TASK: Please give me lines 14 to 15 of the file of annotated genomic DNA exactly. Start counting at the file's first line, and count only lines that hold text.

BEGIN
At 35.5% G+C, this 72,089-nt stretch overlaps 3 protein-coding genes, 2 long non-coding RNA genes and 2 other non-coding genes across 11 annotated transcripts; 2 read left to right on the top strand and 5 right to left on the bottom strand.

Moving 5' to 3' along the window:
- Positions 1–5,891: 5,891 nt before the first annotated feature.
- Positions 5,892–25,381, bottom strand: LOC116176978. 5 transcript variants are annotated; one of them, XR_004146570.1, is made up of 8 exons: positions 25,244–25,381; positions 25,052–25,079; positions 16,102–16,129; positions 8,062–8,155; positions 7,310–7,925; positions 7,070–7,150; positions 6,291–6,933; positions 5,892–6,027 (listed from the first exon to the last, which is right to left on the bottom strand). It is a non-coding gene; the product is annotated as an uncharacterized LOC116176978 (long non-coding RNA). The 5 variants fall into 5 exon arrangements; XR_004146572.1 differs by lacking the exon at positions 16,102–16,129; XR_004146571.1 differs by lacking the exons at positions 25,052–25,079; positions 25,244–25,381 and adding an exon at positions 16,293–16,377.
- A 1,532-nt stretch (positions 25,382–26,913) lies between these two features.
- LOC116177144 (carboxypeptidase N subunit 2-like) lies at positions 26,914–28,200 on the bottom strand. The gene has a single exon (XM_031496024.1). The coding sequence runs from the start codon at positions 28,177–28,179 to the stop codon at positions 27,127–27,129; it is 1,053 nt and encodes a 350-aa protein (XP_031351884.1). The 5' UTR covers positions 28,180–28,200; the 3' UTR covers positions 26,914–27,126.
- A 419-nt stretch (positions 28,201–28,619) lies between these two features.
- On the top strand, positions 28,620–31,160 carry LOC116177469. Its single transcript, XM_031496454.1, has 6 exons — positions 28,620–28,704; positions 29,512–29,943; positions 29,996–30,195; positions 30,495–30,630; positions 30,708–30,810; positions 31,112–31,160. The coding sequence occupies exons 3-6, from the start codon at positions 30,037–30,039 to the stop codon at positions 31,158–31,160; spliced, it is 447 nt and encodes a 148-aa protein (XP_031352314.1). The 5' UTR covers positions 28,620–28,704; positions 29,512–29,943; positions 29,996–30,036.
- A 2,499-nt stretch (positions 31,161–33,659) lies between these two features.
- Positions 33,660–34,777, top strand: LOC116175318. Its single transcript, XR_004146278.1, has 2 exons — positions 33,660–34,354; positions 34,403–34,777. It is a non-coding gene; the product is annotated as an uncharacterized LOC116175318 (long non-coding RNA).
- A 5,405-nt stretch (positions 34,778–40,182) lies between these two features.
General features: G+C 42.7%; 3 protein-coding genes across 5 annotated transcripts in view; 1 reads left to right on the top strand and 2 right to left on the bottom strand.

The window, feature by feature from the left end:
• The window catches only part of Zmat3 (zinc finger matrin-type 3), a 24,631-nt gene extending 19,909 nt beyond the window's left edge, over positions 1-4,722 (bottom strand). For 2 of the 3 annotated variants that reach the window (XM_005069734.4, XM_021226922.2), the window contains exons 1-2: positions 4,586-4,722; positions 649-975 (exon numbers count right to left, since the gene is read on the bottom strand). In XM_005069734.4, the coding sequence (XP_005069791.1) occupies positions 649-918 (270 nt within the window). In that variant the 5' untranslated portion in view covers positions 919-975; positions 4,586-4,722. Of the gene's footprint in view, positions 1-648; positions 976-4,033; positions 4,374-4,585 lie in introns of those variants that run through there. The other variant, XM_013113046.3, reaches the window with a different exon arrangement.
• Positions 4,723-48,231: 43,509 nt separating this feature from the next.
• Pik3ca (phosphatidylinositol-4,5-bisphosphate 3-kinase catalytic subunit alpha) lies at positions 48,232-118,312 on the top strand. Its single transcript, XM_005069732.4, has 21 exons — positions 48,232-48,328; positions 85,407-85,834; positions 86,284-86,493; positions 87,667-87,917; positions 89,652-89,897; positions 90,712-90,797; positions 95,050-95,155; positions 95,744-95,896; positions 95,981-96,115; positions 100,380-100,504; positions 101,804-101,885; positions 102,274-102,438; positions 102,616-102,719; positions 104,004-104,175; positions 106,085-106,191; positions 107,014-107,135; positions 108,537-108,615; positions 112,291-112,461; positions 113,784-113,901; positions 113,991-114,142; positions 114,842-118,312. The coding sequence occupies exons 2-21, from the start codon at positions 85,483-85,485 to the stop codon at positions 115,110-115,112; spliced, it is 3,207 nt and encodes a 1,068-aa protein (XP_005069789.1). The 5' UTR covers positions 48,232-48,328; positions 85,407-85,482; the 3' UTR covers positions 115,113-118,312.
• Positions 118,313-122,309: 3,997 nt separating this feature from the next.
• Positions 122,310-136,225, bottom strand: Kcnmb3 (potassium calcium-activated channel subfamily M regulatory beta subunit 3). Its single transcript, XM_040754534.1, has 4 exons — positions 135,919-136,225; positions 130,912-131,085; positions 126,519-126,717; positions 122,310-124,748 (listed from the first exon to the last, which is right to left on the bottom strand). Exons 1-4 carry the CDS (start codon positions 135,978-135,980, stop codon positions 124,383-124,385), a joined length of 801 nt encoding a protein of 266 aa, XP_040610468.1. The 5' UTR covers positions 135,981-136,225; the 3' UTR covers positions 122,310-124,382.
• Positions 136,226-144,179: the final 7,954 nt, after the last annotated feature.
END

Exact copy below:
• The window catches only part of Zmat3 (zinc finger matrin-type 3), a 24,631-nt gene extending 19,909 nt beyond the window's left edge, over positions 1-4,722 (bottom strand). For 2 of the 3 annotated variants that reach the window (XM_005069734.4, XM_021226922.2), the window contains exons 1-2: positions 4,586-4,722; positions 649-975 (exon numbers count right to left, since the gene is read on the bottom strand). In XM_005069734.4, the coding sequence (XP_005069791.1) occupies positions 649-918 (270 nt within the window). In that variant the 5' untranslated portion in view covers positions 919-975; positions 4,586-4,722. Of the gene's footprint in view, positions 1-648; positions 976-4,033; positions 4,374-4,585 lie in introns of those variants that run through there. The other variant, XM_013113046.3, reaches the window with a different exon arrangement.
• Positions 4,723-48,231: 43,509 nt separating this feature from the next.